|Mill at Potterville - This photo taken circa 1907 is of the
flour, feed and grist mill owned by Eastburn W. and Charles W. Werkheiser.
Cook's pond to the north provided the water power for its operation.
The man in the buggy is my great grandfather, Avery C. Cook. The
horse is named Tip.
||Potterville School Bus - Early school transportation was provided
by Hattie Cook VanWinkle and her faithful horse Harry. The children
in the photo are (l to r) Cecil Van Winkle Caroline Sibley, Howard LeTourneau
and Harvey LeTourneau. The building on the right of the photo is
the Potterville Creamery Company, which later became the West Auburn Creamery
Company. The building was destroyed by fire.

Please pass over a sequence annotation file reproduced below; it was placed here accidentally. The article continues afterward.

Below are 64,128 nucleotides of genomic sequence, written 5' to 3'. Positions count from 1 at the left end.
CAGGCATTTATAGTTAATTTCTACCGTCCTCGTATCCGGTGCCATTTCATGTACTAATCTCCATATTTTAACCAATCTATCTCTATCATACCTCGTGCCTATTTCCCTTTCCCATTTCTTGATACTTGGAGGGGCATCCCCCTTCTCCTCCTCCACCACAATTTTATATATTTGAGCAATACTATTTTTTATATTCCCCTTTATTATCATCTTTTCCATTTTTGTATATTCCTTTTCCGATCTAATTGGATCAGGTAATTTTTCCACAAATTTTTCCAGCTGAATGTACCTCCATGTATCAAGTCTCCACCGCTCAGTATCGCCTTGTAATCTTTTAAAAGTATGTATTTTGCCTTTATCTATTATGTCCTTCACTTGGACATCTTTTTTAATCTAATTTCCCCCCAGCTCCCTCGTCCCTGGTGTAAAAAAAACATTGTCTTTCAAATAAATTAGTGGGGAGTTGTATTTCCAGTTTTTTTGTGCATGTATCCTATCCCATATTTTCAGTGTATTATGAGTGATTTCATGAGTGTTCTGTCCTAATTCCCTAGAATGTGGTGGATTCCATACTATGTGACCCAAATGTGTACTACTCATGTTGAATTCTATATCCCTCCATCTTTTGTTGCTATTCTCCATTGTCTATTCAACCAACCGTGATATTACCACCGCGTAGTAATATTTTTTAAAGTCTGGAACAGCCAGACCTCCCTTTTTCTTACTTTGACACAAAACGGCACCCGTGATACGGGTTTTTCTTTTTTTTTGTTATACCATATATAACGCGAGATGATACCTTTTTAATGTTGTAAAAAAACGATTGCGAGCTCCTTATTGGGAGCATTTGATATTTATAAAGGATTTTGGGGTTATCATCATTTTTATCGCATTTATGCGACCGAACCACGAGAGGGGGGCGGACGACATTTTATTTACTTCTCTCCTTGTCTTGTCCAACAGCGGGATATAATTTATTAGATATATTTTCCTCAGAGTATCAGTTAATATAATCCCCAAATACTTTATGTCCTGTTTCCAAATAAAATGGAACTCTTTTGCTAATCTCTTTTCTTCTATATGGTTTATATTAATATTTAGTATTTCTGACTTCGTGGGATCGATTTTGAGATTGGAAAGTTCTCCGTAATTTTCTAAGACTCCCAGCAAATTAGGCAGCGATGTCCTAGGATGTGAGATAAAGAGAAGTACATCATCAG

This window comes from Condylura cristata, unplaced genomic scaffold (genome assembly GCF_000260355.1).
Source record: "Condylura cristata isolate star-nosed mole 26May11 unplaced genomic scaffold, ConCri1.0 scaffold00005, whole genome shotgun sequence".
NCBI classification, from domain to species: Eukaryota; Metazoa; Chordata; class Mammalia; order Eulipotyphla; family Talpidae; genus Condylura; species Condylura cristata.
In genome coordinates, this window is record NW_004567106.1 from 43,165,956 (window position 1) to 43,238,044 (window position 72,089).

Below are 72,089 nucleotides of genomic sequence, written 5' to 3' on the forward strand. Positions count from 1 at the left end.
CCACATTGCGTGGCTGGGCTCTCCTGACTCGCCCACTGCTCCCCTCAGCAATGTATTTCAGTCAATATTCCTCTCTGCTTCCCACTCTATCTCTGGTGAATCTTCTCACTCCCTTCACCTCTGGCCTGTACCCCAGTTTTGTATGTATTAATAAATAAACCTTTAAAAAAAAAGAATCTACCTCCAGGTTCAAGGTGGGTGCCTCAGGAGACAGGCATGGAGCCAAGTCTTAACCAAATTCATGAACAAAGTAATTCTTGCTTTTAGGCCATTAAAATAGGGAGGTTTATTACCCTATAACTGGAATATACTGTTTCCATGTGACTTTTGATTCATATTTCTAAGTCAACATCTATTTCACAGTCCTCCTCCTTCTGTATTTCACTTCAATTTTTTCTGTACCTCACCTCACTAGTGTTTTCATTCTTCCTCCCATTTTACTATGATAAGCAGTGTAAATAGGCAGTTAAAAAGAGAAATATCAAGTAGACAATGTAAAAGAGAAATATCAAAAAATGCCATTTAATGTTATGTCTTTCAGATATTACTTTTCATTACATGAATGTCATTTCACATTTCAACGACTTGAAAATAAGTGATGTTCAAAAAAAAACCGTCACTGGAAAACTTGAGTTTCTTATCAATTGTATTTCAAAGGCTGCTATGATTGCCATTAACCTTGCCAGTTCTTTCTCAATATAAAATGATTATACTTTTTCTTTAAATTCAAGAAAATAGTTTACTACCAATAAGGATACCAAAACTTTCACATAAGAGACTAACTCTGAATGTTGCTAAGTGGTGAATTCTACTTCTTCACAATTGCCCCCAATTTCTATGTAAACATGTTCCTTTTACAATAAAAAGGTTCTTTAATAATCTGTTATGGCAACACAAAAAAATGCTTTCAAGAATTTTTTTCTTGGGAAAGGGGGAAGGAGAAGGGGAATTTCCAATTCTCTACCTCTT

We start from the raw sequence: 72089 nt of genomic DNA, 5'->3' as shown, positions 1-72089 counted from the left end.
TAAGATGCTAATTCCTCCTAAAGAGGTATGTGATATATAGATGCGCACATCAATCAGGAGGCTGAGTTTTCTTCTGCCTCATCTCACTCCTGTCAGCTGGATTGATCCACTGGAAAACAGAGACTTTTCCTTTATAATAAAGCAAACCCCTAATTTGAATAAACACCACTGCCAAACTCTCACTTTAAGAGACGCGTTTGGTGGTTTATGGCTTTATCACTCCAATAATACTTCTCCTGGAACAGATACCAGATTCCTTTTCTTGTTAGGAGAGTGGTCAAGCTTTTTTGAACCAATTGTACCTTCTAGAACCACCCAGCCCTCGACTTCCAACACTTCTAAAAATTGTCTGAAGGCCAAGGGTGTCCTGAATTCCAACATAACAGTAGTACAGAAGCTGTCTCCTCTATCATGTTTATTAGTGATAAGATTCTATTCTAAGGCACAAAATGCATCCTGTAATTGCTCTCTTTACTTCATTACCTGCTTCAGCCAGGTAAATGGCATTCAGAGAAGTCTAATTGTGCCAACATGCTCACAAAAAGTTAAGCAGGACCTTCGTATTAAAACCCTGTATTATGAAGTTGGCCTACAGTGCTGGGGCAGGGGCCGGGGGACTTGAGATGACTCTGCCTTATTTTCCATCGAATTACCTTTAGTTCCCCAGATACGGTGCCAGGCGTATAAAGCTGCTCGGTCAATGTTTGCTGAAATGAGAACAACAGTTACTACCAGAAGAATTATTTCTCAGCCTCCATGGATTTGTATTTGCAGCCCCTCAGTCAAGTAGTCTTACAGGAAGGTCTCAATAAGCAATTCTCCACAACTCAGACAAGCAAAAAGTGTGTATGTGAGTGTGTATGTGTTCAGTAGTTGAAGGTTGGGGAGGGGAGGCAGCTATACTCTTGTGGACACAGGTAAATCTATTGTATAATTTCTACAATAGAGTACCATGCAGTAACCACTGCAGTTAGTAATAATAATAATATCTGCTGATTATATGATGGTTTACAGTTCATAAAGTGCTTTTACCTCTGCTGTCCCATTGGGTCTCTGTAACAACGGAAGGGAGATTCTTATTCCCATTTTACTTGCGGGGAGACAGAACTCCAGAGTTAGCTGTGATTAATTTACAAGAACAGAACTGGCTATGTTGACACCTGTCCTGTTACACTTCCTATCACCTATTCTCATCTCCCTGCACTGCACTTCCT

|Tater Hill School - located north of Potterville. This
was the only school my grandmother, Flo Ella Cook, ever attended.
She was born in 1878. According to my father, Emmett Manchester (born
1905), the building was torn down by his uncle Edwin Manchester and the
lumber used to build a chicken coop.
A note about the Tater Hill School photo I sent.
Last week while going through some of Grandma's papers, I found the Tater
Hill School on a postcard. She had written on it saying the school
was called the North Woods School but everyone referred to it as Tater
|Dennison Potter - Jerusha ?? Family - Grandchildren of
Jason Potter, the man for whom Potterville was named. In 1860, Dennison,
his wife Jerusha, and two young children were living in Orwell Township
with his parents, Jason and Clarissa Potter. In 1880, Dennison and
Jerusha were living in Egg Harbor Township, Atlantic County, New Jersey
with six of their children. Clara, the youngest, was four years old.
Pictured in the photo: Seated l to r - Flora, Laura, Almon.
Standing l to r - Clara, Hattie, Mabel, Ella. All were born in Pennsylvania.